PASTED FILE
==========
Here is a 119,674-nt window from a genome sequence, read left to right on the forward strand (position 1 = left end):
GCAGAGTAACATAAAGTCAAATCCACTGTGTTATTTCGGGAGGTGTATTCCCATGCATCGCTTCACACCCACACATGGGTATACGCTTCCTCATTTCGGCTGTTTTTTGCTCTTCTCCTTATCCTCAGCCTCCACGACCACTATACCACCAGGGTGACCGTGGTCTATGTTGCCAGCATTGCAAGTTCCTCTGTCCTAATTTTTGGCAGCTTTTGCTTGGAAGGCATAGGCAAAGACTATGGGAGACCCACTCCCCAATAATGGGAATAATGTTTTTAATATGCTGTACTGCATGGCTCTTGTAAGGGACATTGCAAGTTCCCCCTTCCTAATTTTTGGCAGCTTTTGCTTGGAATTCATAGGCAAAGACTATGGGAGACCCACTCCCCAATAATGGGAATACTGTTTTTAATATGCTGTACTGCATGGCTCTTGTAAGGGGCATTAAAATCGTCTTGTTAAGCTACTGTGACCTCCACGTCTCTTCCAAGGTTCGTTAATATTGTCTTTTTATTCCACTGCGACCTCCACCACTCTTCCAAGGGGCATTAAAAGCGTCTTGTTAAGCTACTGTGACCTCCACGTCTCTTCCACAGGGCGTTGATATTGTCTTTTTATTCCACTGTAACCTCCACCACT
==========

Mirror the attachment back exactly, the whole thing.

Here is a 119,674-nt window from a genome sequence, read left to right on the forward strand (position 1 = left end):
GCAGAGTAACATAAAGTCAAATCCACTGTGTTATTTCGGGAGGTGTATTCCCATGCATCGCTTCACACCCACACATGGGTATACGCTTCCTCATTTCGGCTGTTTTTTGCTCTTCTCCTTATCCTCAGCCTCCACGACCACTATACCACCAGGGTGACCGTGGTCTATGTTGCCAGCATTGCAAGTTCCTCTGTCCTAATTTTTGGCAGCTTTTGCTTGGAAGGCATAGGCAAAGACTATGGGAGACCCACTCCCCAATAATGGGAATAATGTTTTTAATATGCTGTACTGCATGGCTCTTGTAAGGGACATTGCAAGTTCCCCCTTCCTAATTTTTGGCAGCTTTTGCTTGGAATTCATAGGCAAAGACTATGGGAGACCCACTCCCCAATAATGGGAATACTGTTTTTAATATGCTGTACTGCATGGCTCTTGTAAGGGGCATTAAAATCGTCTTGTTAAGCTACTGTGACCTCCACGTCTCTTCCAAGGTTCGTTAATATTGTCTTTTTATTCCACTGCGACCTCCACCACTCTTCCAAGGGGCATTAAAAGCGTCTTGTTAAGCTACTGTGACCTCCACGTCTCTTCCACAGGGCGTTGATATTGTCTTTTTATTCCACTGTAACCTCCACCACT